It's an uncomfortable thing to discuss, but the reality of hemorrhoids is even more uncomfortable than the embarrassment. In truth, everyone has hemorrhoids — a cushiony cluster of veins just below the mucous membranes that line the lowest part of the rectum and anus — but normally, they are internal, and you don't even know they're there.
When the veins get swollen and distended, little pockets can pop out of the anus, causing significant discomfort and occasional bleeding. You may hear hemorrhoids referred to as "piles" in a more informal setting. They're a huge pain in the rear, but they're really just overgrown “varicose” veins.
Contrary to middle-school name-calling, hemorrhoids actually serve a purpose — they protect the sphincter muscles and help keep the anal canal closed when your abdomen is under intense pressure, such as when you cough or sneeze.
It's when the abdominal pressure is sustained (such as when pregnant or severely overweight) that these cushions can engorge to the point they pop out due to disruption of the supporting elements and subsequent dilation. Really, they're simply overachieving what they're meant to do.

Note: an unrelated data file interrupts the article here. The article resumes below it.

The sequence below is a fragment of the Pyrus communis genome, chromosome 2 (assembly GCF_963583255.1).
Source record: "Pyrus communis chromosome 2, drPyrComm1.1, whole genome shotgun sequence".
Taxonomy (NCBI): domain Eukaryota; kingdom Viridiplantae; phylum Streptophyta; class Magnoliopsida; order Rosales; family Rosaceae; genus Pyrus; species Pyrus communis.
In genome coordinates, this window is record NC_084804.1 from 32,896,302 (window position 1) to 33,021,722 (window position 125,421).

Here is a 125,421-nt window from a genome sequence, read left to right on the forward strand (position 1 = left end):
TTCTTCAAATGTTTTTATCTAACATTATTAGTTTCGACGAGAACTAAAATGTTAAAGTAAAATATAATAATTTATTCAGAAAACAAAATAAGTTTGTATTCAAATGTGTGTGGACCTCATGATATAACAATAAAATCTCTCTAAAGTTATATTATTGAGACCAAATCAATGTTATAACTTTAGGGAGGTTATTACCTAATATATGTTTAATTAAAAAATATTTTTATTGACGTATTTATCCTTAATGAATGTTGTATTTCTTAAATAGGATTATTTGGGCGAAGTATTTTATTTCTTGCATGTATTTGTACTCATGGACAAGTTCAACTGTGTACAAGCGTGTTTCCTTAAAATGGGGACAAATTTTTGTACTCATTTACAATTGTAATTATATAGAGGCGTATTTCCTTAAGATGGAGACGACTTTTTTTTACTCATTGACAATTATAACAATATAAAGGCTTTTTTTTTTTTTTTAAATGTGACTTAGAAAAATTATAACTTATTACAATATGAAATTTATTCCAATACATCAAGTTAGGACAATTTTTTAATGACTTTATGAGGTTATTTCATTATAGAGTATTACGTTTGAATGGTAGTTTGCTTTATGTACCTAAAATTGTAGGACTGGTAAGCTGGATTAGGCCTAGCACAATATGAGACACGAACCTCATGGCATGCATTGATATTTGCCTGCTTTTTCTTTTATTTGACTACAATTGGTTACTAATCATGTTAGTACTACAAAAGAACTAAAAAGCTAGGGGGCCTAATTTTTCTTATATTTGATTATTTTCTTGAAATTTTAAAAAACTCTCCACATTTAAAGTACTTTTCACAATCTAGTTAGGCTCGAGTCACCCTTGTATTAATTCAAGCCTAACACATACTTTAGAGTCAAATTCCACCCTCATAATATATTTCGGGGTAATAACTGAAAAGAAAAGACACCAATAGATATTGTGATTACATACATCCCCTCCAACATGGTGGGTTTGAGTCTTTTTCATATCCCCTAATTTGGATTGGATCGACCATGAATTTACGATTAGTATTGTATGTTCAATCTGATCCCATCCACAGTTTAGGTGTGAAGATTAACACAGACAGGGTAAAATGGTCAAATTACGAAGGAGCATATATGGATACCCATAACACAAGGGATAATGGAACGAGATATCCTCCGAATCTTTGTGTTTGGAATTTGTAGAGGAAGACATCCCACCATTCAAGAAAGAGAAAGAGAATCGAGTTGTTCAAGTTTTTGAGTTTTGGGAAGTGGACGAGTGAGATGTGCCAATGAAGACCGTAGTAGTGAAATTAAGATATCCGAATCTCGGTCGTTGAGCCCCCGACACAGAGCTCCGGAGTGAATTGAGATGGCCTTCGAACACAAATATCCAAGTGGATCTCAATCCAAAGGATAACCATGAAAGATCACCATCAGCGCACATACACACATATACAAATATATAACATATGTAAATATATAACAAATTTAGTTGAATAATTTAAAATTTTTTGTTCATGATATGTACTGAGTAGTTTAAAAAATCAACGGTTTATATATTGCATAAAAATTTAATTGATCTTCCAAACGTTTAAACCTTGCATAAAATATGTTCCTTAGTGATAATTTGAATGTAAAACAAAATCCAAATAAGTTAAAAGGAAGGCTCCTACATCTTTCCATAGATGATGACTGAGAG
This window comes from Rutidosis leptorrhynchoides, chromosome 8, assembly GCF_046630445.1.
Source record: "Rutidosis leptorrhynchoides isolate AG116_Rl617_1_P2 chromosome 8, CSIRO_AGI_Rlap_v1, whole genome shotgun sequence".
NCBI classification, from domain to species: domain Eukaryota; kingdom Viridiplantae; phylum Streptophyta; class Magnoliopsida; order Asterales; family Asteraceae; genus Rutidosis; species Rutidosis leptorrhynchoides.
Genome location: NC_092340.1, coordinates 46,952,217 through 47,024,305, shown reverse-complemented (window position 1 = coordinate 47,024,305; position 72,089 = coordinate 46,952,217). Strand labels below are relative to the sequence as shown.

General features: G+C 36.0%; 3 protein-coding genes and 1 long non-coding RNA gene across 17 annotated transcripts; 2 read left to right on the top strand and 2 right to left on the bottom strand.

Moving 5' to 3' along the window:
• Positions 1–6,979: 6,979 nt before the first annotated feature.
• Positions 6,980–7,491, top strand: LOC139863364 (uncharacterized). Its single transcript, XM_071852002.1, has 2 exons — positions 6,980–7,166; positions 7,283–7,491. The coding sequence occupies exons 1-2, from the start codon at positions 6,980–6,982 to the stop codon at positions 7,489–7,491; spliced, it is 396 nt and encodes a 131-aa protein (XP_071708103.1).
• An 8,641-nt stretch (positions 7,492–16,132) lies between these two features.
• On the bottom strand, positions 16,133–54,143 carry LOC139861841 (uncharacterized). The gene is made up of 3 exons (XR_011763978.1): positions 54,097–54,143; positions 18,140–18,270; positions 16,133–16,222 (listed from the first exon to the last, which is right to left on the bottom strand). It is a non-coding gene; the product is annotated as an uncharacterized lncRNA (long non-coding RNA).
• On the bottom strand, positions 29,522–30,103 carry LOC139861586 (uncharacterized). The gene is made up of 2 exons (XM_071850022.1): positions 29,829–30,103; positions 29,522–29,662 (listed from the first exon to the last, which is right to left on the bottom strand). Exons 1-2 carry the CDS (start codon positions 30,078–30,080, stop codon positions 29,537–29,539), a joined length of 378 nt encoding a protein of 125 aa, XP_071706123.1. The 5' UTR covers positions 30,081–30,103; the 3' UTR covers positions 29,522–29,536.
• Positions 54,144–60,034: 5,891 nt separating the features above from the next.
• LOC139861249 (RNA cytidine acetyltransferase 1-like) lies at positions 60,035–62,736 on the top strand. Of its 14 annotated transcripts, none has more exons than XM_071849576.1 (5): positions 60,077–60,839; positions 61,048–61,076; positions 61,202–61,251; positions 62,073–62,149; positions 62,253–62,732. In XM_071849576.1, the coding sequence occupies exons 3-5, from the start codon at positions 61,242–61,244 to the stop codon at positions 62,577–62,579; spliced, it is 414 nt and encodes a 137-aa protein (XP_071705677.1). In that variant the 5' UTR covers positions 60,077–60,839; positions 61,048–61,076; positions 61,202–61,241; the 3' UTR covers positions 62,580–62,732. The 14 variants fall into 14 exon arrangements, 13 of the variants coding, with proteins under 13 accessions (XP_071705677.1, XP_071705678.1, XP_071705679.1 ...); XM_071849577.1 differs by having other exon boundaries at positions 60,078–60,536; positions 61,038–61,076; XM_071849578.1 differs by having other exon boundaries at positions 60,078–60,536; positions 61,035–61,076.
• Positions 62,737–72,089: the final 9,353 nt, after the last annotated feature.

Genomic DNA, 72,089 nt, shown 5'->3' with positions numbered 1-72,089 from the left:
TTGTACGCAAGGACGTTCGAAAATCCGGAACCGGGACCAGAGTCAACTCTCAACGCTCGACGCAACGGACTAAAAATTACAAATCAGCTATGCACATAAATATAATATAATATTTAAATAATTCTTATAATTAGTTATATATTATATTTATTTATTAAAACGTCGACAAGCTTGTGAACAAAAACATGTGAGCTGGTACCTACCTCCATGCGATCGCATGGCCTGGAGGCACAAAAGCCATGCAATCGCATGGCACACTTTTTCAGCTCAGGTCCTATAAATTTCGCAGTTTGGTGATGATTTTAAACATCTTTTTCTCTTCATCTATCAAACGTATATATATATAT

According to a review authored by Caroline Sanchez, MD, and Bertram Chinn, MD, both colorectal surgeons, hemorrhoids affect around 10 million Americans yearly.¹ Caucasians in a high socioeconomic class are diagnosed with this disease more often than any other demographic, and there has been some supposition that hemorrhoids are diet-related.
This research considers access to health care a factor in seeking help. It concludes that there is no direct correlation between being white and middle-class and developing hemorrhoids — although previous studies have established these as risk factors due to possible confounders such as sedentary office work. They did consider any conditions that increase abdominal pressure — pregnancy or constipation, for example — as contributing factors.
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Sanchez and Chinn concluded that the pathophysiology of hemorrhoids not only includes pressure but also aging and genetics. The NIH estimates that about half the adult population will have some sort of hemorrhoid problem by the time they're 50.²